Security vulnerabilities in Ingres database
Security vulnerabilities in the Ingres database, which CA placed under open source licensing in mid-2004, can enable attackers to inject malicious code and possibly execute the code with system privileges. This requires no authentication on the system. CA ships the Ingres database with multiple products, for example with the CA eTrust Secure Content Manager.
Security service company iDefense gives specifics about two of the vulnerabilites which, however, only affect Windows systems. In the components Communications Server (iigcc.exe) and Data Access Server (iigcd.exe), the software converts requests into a proprietary format. As the routines fail to check user-supplied strings before copying them into a fixed-size buffer, this can result in a buffer overflow.
Attackers can exploit the vulnerabilities using crafted requests on TCP port 10916, which is listened to by iigcc.exe, or port 10923, where iigcd.exe listens for incoming requests. According to iDefense, successfully exploiting the vulnerabilities is trivial. In the security advisory from CA, the company mentions additional security vulnerabilities that can also cause the server to be fully compromised; these also affect the Linux, Solaris, AIX and HP platforms. CA's recommendation for administrators is to update the affected versions: Ingres 2006, Ingres r3, Ingres 2.5 and 2.6; immediately with the security updates now available.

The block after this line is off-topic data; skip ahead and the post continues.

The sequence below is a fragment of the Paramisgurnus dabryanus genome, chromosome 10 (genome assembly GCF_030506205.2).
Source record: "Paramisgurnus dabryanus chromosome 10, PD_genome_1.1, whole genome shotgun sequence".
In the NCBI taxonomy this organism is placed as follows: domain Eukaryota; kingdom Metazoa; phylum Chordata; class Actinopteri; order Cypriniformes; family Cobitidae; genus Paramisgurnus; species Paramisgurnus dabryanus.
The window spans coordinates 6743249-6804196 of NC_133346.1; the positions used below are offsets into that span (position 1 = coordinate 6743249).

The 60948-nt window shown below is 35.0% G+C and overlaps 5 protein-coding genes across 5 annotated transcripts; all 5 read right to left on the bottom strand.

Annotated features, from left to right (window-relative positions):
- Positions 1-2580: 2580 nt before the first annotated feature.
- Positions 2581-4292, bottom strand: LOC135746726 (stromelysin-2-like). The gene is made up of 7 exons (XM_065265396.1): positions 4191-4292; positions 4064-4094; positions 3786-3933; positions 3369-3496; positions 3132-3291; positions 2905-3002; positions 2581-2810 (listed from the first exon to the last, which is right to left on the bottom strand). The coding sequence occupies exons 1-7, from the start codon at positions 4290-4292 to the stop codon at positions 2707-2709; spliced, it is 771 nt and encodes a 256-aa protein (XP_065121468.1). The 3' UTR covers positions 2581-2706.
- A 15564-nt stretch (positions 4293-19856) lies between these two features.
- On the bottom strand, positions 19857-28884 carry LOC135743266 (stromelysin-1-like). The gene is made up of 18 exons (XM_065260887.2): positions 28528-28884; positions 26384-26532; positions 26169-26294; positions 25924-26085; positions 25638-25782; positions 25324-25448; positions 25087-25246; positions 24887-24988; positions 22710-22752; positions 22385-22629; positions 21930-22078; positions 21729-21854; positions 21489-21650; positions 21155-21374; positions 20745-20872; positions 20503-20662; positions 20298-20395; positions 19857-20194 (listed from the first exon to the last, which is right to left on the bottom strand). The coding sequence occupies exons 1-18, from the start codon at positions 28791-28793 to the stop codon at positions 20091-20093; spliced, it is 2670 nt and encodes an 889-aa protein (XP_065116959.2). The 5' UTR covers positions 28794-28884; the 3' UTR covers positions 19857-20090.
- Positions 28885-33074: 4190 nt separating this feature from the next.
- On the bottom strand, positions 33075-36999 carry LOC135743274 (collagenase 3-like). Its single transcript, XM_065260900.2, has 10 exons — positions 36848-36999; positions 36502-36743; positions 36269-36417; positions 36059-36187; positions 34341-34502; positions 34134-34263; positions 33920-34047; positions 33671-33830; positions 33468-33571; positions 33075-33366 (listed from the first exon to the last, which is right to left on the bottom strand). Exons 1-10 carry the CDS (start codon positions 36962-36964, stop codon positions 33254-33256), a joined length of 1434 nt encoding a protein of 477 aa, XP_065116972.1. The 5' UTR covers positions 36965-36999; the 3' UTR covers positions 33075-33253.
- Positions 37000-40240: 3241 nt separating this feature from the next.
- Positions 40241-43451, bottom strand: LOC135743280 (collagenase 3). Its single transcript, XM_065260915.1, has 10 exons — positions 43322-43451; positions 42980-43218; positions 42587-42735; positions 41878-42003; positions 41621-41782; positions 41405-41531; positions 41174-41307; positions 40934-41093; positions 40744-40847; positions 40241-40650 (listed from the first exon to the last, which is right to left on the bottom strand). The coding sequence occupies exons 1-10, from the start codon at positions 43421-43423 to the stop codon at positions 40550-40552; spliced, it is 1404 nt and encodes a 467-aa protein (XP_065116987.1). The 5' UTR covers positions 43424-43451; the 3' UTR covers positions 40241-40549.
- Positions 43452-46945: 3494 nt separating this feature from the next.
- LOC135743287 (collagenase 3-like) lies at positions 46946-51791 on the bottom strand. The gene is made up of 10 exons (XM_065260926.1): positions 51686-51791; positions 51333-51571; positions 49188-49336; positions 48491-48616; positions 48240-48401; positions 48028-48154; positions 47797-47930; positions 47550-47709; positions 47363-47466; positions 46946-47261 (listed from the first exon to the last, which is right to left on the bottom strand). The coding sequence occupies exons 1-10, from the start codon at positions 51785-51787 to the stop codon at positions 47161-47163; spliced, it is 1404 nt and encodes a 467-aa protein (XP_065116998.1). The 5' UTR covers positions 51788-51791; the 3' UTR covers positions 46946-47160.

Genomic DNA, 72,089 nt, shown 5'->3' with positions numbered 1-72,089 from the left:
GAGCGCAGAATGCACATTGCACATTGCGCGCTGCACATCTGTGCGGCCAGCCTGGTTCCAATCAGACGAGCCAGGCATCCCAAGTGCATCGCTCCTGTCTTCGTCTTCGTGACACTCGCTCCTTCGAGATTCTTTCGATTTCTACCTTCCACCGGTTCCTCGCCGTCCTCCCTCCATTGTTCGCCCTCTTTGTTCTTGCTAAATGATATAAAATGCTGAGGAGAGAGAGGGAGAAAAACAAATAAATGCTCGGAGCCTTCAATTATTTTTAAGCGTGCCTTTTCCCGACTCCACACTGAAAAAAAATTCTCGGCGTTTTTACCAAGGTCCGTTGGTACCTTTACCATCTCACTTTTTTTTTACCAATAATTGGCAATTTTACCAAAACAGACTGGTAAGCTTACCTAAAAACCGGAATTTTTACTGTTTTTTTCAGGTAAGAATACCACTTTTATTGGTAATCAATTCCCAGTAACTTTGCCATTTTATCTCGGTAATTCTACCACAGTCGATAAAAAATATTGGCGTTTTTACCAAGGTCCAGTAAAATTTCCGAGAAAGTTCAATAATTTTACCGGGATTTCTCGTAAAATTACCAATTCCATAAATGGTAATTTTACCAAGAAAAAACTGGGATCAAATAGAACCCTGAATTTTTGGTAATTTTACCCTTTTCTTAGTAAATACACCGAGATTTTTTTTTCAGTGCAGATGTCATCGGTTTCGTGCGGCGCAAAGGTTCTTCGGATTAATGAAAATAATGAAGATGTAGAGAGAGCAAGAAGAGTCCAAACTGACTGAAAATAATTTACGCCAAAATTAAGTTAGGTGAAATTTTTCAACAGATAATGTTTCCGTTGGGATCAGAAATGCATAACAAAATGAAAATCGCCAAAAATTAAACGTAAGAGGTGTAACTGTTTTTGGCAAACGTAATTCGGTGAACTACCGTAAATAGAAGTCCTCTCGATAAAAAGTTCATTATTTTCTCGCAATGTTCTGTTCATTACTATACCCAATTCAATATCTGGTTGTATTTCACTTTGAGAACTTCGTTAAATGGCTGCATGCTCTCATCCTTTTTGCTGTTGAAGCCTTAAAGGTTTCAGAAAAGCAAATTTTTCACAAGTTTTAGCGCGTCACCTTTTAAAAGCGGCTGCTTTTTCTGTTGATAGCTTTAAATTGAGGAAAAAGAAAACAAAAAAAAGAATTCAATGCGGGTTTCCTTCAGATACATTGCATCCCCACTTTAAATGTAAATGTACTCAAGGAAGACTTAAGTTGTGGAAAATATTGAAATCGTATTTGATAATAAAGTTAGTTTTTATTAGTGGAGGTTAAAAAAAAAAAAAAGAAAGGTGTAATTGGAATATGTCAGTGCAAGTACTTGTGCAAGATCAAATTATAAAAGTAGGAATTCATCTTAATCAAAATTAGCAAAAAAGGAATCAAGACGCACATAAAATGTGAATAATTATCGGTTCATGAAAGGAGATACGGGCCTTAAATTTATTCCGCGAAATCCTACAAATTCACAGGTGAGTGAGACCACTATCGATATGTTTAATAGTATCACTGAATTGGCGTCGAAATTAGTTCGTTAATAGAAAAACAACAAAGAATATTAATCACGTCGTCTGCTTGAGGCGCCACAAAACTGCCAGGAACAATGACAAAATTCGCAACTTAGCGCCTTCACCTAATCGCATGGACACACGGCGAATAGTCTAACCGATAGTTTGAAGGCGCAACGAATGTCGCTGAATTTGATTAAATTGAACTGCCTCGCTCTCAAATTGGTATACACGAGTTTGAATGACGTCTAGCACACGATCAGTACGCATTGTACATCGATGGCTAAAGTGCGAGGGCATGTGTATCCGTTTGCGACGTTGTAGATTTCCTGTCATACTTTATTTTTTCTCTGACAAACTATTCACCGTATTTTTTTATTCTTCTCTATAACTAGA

- Ingres Security Alert, security advisory from CA
- Ingres Database Multiple Heap Corruption Vulnerabilities, error report from iDefense
- support pages from CA with downloads of the security patches (registration required)